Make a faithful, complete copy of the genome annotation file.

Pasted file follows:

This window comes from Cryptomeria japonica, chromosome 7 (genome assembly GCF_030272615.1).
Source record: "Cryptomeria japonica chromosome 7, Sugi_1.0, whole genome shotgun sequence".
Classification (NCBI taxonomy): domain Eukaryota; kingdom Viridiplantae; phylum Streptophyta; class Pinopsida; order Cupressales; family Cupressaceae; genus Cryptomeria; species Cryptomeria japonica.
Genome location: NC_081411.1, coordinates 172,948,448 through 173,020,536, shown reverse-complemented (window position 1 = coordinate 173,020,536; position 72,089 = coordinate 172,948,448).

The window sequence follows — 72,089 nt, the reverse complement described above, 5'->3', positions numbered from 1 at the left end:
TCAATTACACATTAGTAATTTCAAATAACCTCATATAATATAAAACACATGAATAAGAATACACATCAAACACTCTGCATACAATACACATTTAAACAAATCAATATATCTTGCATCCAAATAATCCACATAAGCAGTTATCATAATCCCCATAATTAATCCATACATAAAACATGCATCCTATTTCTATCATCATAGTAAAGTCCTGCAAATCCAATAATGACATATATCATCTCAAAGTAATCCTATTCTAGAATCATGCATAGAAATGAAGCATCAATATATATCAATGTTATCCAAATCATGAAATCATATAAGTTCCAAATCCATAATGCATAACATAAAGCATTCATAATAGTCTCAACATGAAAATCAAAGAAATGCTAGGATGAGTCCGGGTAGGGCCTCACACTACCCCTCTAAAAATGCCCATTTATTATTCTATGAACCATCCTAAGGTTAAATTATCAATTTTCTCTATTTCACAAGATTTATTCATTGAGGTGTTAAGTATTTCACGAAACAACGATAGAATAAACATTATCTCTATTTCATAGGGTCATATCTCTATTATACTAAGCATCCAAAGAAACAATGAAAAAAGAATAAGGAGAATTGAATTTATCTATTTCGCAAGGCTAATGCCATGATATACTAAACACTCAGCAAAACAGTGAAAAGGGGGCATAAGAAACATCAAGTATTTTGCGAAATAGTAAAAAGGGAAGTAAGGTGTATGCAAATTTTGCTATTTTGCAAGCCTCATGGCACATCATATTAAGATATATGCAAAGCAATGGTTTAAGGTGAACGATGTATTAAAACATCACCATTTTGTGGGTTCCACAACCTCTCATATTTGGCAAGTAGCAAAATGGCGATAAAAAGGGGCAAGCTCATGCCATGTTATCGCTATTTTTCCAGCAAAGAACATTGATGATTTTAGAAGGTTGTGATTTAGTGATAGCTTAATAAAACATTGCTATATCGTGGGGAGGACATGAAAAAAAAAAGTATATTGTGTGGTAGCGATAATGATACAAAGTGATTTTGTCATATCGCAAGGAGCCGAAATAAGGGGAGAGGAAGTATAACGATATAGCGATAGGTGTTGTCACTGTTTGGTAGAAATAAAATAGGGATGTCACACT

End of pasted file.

This window comes from Cryptomeria japonica, chromosome 7 (genome assembly GCF_030272615.1).
Source record: "Cryptomeria japonica chromosome 7, Sugi_1.0, whole genome shotgun sequence".
Classification (NCBI taxonomy): domain Eukaryota; kingdom Viridiplantae; phylum Streptophyta; class Pinopsida; order Cupressales; family Cupressaceae; genus Cryptomeria; species Cryptomeria japonica.
Genome location: NC_081411.1, coordinates 172,948,448 through 173,020,536, shown reverse-complemented (window position 1 = coordinate 173,020,536; position 72,089 = coordinate 172,948,448).

The window sequence follows — 72,089 nt, the reverse complement described above, 5'->3', positions numbered from 1 at the left end:
TCAATTACACATTAGTAATTTCAAATAACCTCATATAATATAAAACACATGAATAAGAATACACATCAAACACTCTGCATACAATACACATTTAAACAAATCAATATATCTTGCATCCAAATAATCCACATAAGCAGTTATCATAATCCCCATAATTAATCCATACATAAAACATGCATCCTATTTCTATCATCATAGTAAAGTCCTGCAAATCCAATAATGACATATATCATCTCAAAGTAATCCTATTCTAGAATCATGCATAGAAATGAAGCATCAATATATATCAATGTTATCCAAATCATGAAATCATATAAGTTCCAAATCCATAATGCATAACATAAAGCATTCATAATAGTCTCAACATGAAAATCAAAGAAATGCTAGGATGAGTCCGGGTAGGGCCTCACACTACCCCTCTAAAAATGCCCATTTATTATTCTATGAACCATCCTAAGGTTAAATTATCAATTTTCTCTATTTCACAAGATTTATTCATTGAGGTGTTAAGTATTTCACGAAACAACGATAGAATAAACATTATCTCTATTTCATAGGGTCATATCTCTATTATACTAAGCATCCAAAGAAACAATGAAAAAAGAATAAGGAGAATTGAATTTATCTATTTCGCAAGGCTAATGCCATGATATACTAAACACTCAGCAAAACAGTGAAAAGGGGGCATAAGAAACATCAAGTATTTTGCGAAATAGTAAAAAGGGAAGTAAGGTGTATGCAAATTTTGCTATTTTGCAAGCCTCATGGCACATCATATTAAGATATATGCAAAGCAATGGTTTAAGGTGAACGATGTATTAAAACATCACCATTTTGTGGGTTCCACAACCTCTCATATTTGGCAAGTAGCAAAATGGCGATAAAAAGGGGCAAGCTCATGCCATGTTATCGCTATTTTTCCAGCAAAGAACATTGATGATTTTAGAAGGTTGTGATTTAGTGATAGCTTAATAAAACATTGCTATATCGTGGGGAGGACATGAAAAAAAAAAGTATATTGTGTGGTAGCGATAATGATACAAAGTGATTTTGTCATATCGCAAGGAGCCGAAATAAGGGGAGAGGAAGTATAACGATATAGCGATAGGTGTTGTCACTGTTTGGTAGAAATAAAATAGGGATGTCACACT